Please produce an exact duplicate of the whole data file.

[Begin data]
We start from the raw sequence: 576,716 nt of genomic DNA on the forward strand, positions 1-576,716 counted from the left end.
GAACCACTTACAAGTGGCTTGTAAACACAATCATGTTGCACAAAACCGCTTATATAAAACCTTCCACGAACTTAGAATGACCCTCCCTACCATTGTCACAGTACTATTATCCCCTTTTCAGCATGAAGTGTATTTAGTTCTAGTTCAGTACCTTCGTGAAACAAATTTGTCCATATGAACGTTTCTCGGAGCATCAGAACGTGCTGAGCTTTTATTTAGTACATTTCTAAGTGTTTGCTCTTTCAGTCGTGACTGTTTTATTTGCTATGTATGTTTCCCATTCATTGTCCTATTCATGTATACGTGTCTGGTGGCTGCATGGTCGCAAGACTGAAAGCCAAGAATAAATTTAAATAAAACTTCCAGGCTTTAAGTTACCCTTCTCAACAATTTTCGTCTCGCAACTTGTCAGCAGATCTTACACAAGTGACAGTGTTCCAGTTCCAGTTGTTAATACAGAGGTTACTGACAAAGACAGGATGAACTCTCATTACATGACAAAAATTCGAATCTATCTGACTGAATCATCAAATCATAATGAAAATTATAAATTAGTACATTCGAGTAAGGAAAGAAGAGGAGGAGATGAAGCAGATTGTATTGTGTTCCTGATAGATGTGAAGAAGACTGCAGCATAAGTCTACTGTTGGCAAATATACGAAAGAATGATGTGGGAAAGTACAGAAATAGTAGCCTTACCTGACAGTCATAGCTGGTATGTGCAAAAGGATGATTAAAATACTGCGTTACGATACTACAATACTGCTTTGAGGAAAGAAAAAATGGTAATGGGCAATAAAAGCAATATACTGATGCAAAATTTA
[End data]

We start from the raw sequence: 576,716 nt of genomic DNA on the forward strand, positions 1-576,716 counted from the left end.
GAACCACTTACAAGTGGCTTGTAAACACAATCATGTTGCACAAAACCGCTTATATAAAACCTTCCACGAACTTAGAATGACCCTCCCTACCATTGTCACAGTACTATTATCCCCTTTTCAGCATGAAGTGTATTTAGTTCTAGTTCAGTACCTTCGTGAAACAAATTTGTCCATATGAACGTTTCTCGGAGCATCAGAACGTGCTGAGCTTTTATTTAGTACATTTCTAAGTGTTTGCTCTTTCAGTCGTGACTGTTTTATTTGCTATGTATGTTTCCCATTCATTGTCCTATTCATGTATACGTGTCTGGTGGCTGCATGGTCGCAAGACTGAAAGCCAAGAATAAATTTAAATAAAACTTCCAGGCTTTAAGTTACCCTTCTCAACAATTTTCGTCTCGCAACTTGTCAGCAGATCTTACACAAGTGACAGTGTTCCAGTTCCAGTTGTTAATACAGAGGTTACTGACAAAGACAGGATGAACTCTCATTACATGACAAAAATTCGAATCTATCTGACTGAATCATCAAATCATAATGAAAATTATAAATTAGTACATTCGAGTAAGGAAAGAAGAGGAGGAGATGAAGCAGATTGTATTGTGTTCCTGATAGATGTGAAGAAGACTGCAGCATAAGTCTACTGTTGGCAAATATACGAAAGAATGATGTGGGAAAGTACAGAAATAGTAGCCTTACCTGACAGTCATAGCTGGTATGTGCAAAAGGATGATTAAAATACTGCGTTACGATACTACAATACTGCTTTGAGGAAAGAAAAAATGGTAATGGGCAATAAAAGCAATATACTGATGCAAAATTTA